2010 Mitsubishi Outlander 3.0 GT S-AWC (822)


This week we’re looking at the ‘New for 2010’ Mitsubishi Outlander 3.0 GT  S-AWC (AWC stands for All Wheel Control. I guess AWDrive wasn’t good enough).

Outlander is updated with a more aggressive styling that is most pronounced in the Jet Intake looking grille. It seems even more unusual without a traditional bumper. Well a bumper is an appendage anyway and if you have a front end collision the bumper affords little protection. In the old days, like 60 years ago plus, bumpers were actually used to push another car to get it started for example. And as the term implies they were for bumps not full on crashes. In fact government impact tests used to require minimal damage for low speed crashes of 5 mph but now it has been dropped to only 2 ½ mph and that only applies to passenger cars and excludes trucks and SUV’s.

No matter – bumpers will likely be totally eliminated over time. So this “Bumperless” grille work is just fine with me. Lets face it, when you exceed ‘bumper car’ speeds the damage from even low speed crashes will often ‘total’ the car and the airbag deployment will probably break your glasses if not your nose or neck.

The Outlander is offered in four trim levels with the ES and SE powered by a 168-horsepower 2.4-liter MIVEC 4-cylinder engine while the XLS and GT are powered by a 230-horsepower 3.0-liter MIVEC V6 engine. The GT features standard Super-All-Wheel Control (S-AWC) which includes an Active Front Differential (AFD) and an electronically-controlled center differential system to distribute power for optimal traction in various conditions.


Ever notice one lane will be bumper to bumper while the others are lightly populated. I think drivers tend to “nap” on their boring commutes. “Dear, I was just resting my eyes!” I’ve commented about ‘distracted’ drivers and the problems they cause and this is just one element of the problem. I can’t complain because it is better for those distracted bumper car drivers to stay put rather than make unsafe lane changes. Please stay alert and avoid collisions.

Handling & Performance:

Outlander is an all around good performer and a real enjoyable ride with good power. It also has important features like all wheel drive. That cuts into the fuel economy but the added safety is worth the cost. Disc brakes enhance sure braking and are increasingly more common each year – which brings to mind the 1970s when disc brakes really spiked in demand. I was in the brake business back then and we thought drum brakes would quickly be a thing of the past. We were wrong, of course, and more than a half century later ‘drum brakes’ still represent a significant percent of the braking systems on cars. Even though disc brakes have been an idea since 1890 it has been slow to dominate passenger car use.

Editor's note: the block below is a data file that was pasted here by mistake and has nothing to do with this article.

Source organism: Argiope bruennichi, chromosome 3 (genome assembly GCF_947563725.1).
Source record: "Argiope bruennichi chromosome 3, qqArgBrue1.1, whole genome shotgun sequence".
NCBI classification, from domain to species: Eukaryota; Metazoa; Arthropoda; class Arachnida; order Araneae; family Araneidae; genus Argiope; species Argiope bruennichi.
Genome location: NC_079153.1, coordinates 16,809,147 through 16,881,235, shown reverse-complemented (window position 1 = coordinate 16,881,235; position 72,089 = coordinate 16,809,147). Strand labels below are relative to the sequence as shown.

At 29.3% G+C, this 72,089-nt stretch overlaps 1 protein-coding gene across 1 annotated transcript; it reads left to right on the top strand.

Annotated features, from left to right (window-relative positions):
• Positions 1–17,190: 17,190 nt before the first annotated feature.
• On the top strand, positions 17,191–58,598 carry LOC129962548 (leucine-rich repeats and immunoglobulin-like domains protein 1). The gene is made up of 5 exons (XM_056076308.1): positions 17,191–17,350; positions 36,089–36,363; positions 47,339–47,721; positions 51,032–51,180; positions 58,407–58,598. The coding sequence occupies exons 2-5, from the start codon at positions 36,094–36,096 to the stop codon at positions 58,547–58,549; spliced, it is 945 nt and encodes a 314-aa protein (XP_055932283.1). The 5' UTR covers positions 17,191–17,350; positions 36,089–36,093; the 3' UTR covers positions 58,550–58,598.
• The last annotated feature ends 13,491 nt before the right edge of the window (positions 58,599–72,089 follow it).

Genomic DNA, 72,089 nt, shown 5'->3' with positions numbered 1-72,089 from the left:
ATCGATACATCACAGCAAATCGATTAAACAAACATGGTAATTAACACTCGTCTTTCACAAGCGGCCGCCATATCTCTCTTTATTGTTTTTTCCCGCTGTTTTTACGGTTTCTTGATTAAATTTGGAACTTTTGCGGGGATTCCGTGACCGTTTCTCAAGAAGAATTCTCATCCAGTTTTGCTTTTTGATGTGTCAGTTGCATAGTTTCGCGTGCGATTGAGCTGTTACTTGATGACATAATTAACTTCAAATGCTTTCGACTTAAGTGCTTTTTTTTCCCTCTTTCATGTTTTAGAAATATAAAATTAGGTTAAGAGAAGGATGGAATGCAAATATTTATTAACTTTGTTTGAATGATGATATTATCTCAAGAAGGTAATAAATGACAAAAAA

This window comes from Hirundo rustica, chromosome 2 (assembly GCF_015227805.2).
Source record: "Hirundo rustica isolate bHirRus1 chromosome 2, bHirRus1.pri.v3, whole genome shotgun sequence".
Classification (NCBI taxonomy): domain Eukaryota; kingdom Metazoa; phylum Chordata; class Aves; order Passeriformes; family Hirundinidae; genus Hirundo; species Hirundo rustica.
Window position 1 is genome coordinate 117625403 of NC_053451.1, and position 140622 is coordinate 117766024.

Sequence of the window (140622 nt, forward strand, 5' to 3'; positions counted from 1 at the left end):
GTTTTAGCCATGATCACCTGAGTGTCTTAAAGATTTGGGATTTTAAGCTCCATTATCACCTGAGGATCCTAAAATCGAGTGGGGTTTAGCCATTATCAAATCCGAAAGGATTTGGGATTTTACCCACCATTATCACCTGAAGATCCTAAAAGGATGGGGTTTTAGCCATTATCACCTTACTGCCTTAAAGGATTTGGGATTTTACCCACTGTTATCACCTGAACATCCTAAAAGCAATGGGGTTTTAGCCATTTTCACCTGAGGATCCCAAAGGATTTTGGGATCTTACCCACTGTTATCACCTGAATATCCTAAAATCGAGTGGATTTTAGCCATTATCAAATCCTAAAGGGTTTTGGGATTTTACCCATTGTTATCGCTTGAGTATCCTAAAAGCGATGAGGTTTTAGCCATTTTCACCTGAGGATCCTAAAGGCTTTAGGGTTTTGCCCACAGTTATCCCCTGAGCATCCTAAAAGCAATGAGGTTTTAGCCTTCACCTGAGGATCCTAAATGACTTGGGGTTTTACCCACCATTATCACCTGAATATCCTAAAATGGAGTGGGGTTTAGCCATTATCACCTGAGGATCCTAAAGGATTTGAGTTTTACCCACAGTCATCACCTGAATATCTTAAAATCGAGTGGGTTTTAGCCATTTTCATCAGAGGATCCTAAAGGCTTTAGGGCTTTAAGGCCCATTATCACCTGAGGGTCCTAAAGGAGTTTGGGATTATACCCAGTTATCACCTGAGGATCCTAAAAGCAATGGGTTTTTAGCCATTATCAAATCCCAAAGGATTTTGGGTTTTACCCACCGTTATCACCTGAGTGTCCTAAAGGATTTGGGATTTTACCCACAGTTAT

There is no such thing as too extreme these days and the departure from traditional designs is a part of the ever evolving auto industry. The air scoop grille is large and in your face as a very distinguishing feature that will be easy to identify as a Mitsubishi. Bravo – be all you can be and be proud of your difference. I like it, how about you?

Fit and Finish:

Very good Japanese attention to detail.


Competitive with only the Korean brands busting the price barrier.

Conveniences and comfort:

All the comforts of home away from home.

Consumer Recommendation:

There are 17 competitors for this Outlander so your work is cut out for you. If price is a big consideration you are safe eliminating the more expensive brands because you can rest assurd you will be impressed with the newest kid on the block – Korea’s Kia and Hyundai are very good products and are priced much less. I’m inclined toward the “Big 3” – Ford, GM and Chrysler and as people become more nationalistic you will see American brands rise in demand.

Recognized Competition:

Mitsubishi Outlander $ 21-29,000, Chevrolet Equinox $23-30,000, Dodge Nitro $22-29,000, Ford Escape $21-27,000, GMC Terrain $24-31,000, Honda CR-V $22-30,000, Hyundai  Tucson $19-26,000, Jeep Liberty $23-29,000, Jeep Patriot $15-25,000, Jeep Wrangler $21-32,000, Kia Sorento $20-29,000, Kia Sportage $17-23,000, Mazda Tribute  $20-29,000, Nissan Rogue $20-25,000, Subaru Forester $20-28,000, Suzuki Grand Vitara $19-27,000, Toyota Highlander $26-35,000, Toyota RAV4 $22-28,000.

Good News:

Aggressive design that is not excessive, comfortable ride with good power and nice sound system.

Bad News:

Only fair fuel economy forgivable only in the sense it is AWD.

Standard Equipment:

3.0 liter 230 hp V6 engine, 6-speed auto trans, all wheel drive, hill start assist, alarm system with engine immobilizer, 710 watt audio system with 9-speakers with a 10” subwoofer, Sirius satellite radio, color multi information display, service reminder system, paddle shifters, keyless entry, 18” Alloy wheels, aluminum pedals, front air bags seat mounted side bags and side curtain airbags, tire pressure monitor, LATCH child seat system, 4-wheel ABS disc brakes and independent suspension,

Gas Stats:

$2.99/ Gal avg. July 24, 2010


for more information.

18 City and 24 Highway MPG


MSRP $29,250.

Your comments are welcomed. My e-mail is joe@atthewheel.com
Copyright © 2010 – An Automotive Love Affair

Related Posts

No Comments Yet.

Leave a comment

English EN Spanish ES